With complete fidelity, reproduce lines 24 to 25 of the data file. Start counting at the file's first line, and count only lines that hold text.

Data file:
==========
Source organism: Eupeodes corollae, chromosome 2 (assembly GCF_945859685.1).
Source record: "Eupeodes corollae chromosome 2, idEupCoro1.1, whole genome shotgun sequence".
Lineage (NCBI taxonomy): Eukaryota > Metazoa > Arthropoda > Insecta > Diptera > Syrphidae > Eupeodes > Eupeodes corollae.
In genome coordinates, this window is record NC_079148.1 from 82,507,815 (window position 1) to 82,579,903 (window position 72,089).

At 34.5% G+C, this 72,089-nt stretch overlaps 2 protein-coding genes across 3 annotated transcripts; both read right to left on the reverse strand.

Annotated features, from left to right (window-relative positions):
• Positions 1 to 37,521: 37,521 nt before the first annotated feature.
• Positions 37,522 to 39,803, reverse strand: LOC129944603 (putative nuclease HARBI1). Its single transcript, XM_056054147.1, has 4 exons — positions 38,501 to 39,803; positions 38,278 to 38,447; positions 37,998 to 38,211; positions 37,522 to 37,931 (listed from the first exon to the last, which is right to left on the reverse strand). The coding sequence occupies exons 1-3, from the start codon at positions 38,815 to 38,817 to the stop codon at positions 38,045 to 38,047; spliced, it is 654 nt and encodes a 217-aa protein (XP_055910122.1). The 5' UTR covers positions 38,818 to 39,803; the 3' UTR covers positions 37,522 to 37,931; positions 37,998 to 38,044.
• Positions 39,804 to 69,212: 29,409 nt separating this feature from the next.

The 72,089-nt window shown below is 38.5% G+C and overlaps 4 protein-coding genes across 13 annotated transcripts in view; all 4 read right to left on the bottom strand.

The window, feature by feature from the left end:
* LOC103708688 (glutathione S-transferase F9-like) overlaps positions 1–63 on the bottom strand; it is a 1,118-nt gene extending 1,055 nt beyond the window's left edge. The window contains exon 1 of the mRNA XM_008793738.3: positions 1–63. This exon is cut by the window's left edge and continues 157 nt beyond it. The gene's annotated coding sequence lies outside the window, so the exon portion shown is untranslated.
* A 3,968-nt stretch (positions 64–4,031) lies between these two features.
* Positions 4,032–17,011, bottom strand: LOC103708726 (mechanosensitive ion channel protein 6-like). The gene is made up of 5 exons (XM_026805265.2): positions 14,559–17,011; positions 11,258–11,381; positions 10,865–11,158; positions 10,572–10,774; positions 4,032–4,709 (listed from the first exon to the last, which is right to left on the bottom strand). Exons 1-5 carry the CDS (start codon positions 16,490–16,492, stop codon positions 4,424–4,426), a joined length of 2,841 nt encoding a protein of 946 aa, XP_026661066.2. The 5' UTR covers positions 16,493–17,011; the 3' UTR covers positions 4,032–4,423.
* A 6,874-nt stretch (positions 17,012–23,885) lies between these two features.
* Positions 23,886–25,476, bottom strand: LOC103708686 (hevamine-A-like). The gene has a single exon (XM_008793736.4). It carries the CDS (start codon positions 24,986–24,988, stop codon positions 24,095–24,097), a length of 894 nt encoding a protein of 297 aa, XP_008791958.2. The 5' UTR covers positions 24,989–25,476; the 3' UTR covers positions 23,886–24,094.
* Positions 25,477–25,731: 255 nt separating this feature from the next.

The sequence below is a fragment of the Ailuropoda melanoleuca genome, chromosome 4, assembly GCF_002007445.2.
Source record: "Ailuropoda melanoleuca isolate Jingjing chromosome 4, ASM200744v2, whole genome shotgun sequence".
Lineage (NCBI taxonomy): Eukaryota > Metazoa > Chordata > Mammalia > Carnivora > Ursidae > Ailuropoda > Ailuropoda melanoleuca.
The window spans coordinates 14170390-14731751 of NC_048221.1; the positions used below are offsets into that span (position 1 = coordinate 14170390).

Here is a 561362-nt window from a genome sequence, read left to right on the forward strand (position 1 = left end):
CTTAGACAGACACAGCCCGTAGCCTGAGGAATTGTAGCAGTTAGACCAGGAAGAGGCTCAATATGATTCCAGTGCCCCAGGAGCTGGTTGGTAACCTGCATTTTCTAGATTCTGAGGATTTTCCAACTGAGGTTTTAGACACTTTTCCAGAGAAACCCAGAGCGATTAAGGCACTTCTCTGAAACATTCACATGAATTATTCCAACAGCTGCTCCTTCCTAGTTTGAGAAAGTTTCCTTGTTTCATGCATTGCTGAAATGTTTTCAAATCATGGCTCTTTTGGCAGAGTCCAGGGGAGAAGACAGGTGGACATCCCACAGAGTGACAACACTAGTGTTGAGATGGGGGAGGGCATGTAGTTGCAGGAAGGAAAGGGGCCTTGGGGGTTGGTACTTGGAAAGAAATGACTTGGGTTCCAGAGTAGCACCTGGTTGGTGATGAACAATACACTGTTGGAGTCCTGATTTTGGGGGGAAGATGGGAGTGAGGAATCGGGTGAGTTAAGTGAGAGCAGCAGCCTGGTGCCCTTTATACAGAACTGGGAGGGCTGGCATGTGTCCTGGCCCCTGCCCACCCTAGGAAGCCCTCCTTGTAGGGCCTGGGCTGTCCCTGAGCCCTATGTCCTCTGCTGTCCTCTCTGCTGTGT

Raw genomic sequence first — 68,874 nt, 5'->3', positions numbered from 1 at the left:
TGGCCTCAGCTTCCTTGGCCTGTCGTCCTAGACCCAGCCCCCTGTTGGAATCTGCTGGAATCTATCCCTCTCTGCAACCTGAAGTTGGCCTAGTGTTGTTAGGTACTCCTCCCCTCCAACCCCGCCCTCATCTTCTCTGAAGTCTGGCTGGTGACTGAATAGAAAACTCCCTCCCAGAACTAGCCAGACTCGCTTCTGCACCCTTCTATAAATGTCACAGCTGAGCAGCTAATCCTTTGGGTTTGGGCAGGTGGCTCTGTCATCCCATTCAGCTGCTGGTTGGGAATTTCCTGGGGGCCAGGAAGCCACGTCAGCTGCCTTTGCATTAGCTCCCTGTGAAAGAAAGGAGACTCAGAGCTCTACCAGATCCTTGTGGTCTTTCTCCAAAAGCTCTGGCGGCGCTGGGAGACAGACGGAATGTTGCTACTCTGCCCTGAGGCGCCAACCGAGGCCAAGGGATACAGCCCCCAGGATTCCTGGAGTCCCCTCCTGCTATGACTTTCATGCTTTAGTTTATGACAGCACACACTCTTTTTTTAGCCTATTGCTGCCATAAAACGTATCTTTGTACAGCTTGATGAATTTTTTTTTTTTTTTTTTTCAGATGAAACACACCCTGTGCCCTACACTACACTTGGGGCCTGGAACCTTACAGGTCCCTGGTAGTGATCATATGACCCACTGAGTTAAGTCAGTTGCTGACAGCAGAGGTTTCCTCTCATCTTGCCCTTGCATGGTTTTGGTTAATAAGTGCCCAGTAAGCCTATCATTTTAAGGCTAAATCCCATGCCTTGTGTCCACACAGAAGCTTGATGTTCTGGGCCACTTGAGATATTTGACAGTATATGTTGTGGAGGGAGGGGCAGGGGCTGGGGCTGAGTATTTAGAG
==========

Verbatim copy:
Raw genomic sequence first — 68,874 nt, 5'->3', positions numbered from 1 at the left:
TGGCCTCAGCTTCCTTGGCCTGTCGTCCTAGACCCAGCCCCCTGTTGGAATCTGCTGGAATCTATCCCTCTCTGCAACCTGAAGTTGGCCTAGTGTTGTTAGGTACTCCTCCCCTCCAACCCCGCCCTCATCTTCTCTGAAGTCTGGCTGGTGACTGAATAGAAAACTCCCTCCCAGAACTAGCCAGACTCGCTTCTGCACCCTTCTATAAATGTCACAGCTGAGCAGCTAATCCTTTGGGTTTGGGCAGGTGGCTCTGTCATCCCATTCAGCTGCTGGTTGGGAATTTCCTGGGGGCCAGGAAGCCACGTCAGCTGCCTTTGCATTAGCTCCCTGTGAAAGAAAGGAGACTCAGAGCTCTACCAGATCCTTGTGGTCTTTCTCCAAAAGCTCTGGCGGCGCTGGGAGACAGACGGAATGTTGCTACTCTGCCCTGAGGCGCCAACCGAGGCCAAGGGATACAGCCCCCAGGATTCCTGGAGTCCCCTCCTGCTATGACTTTCATGCTTTAGTTTATGACAGCACACACTCTTTTTTTAGCCTATTGCTGCCATAAAACGTATCTTTGTACAGCTTGATGAATTTTTTTTTTTTTTTTTTTCAGATGAAACACACCCTGTGCCCTACACTACACTTGGGGCCTGGAACCTTACAGGTCCCTGGTAGTGATCATATGACCCACTGAGTTAAGTCAGTTGCTGACAGCAGAGGTTTCCTCTCATCTTGCCCTTGCATGGTTTTGGTTAATAAGTGCCCAGTAAGCCTATCATTTTAAGGCTAAATCCCATGCCTTGTGTCCACACAGAAGCTTGATGTTCTGGGCCACTTGAGATATTTGACAGTATATGTTGTGGAGGGAGGGGCAGGGGCTGGGGCTGAGTATTTAGAG